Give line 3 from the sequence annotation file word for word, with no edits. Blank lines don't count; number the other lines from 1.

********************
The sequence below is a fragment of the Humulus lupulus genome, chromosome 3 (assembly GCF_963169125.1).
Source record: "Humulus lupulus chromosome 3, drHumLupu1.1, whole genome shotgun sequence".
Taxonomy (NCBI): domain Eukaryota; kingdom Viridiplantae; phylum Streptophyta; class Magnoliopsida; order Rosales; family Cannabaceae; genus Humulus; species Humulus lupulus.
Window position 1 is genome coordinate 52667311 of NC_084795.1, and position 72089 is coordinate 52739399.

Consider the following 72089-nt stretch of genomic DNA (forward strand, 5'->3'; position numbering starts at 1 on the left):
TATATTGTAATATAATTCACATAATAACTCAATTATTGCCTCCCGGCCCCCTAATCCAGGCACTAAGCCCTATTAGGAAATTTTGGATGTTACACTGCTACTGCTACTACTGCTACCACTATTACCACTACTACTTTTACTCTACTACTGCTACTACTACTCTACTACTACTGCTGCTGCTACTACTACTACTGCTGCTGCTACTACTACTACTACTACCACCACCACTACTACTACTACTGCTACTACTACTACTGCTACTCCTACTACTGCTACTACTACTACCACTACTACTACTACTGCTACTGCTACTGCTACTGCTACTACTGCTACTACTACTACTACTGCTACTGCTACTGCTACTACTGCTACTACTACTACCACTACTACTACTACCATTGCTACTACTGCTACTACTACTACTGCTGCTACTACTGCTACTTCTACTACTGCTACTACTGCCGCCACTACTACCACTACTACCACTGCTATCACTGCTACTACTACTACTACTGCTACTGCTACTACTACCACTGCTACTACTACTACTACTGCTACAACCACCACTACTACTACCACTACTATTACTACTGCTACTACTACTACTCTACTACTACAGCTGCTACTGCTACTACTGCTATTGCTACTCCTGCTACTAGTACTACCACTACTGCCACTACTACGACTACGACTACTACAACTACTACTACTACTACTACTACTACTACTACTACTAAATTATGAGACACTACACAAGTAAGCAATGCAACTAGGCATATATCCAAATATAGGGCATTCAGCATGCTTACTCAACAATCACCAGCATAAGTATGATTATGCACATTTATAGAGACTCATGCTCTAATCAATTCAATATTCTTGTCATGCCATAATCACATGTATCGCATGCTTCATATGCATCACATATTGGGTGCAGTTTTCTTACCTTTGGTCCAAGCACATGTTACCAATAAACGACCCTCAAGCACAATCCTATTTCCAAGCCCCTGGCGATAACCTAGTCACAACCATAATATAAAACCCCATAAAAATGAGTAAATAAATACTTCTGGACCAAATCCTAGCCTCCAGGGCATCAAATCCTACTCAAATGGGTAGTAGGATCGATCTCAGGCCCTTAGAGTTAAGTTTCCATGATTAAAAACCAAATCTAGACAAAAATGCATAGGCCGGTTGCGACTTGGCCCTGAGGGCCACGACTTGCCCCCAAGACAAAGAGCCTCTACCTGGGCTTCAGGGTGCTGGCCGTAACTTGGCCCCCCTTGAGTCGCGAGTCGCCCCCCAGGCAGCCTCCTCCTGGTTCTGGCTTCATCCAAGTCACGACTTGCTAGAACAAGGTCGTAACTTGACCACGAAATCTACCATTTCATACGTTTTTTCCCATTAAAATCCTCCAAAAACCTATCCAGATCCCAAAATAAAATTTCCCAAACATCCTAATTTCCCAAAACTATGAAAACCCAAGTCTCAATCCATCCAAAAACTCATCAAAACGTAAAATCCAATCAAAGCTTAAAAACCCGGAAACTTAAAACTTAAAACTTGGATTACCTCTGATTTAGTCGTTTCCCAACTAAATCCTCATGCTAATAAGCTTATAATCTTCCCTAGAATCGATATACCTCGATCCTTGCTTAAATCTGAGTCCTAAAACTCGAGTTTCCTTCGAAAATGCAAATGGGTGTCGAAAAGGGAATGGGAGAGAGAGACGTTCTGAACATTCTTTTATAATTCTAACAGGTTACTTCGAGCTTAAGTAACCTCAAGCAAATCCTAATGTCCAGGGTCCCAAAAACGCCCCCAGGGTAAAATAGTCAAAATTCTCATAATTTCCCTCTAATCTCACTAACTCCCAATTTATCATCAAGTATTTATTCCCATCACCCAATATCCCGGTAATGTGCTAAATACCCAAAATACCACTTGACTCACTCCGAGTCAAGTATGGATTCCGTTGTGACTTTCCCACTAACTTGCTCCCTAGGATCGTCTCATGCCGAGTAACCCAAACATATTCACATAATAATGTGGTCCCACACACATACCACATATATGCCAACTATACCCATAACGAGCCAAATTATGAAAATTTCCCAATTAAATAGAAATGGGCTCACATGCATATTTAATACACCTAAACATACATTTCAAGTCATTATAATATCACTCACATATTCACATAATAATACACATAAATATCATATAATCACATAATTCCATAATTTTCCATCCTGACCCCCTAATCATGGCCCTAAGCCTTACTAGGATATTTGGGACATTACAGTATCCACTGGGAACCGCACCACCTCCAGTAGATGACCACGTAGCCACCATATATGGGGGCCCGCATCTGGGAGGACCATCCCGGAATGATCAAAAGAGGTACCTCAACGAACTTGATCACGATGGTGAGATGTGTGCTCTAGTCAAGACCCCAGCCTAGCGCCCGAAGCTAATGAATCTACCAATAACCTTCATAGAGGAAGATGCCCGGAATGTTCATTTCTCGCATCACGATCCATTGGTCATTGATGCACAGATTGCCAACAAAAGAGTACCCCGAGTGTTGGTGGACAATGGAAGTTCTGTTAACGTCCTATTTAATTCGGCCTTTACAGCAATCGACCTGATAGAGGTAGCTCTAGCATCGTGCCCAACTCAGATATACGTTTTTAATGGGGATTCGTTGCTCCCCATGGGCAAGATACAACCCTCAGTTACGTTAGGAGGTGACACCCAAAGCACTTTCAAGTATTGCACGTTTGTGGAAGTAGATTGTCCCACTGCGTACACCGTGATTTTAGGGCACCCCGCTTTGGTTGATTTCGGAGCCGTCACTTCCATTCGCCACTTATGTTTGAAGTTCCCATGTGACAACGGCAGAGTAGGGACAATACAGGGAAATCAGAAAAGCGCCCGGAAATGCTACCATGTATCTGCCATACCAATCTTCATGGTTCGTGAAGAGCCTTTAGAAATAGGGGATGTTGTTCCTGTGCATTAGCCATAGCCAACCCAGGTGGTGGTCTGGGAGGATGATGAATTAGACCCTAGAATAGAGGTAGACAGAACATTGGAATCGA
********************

Taxonomy (NCBI): domain Eukaryota; kingdom Viridiplantae; phylum Streptophyta; class Magnoliopsida; order Rosales; family Cannabaceae; genus Humulus; species Humulus lupulus.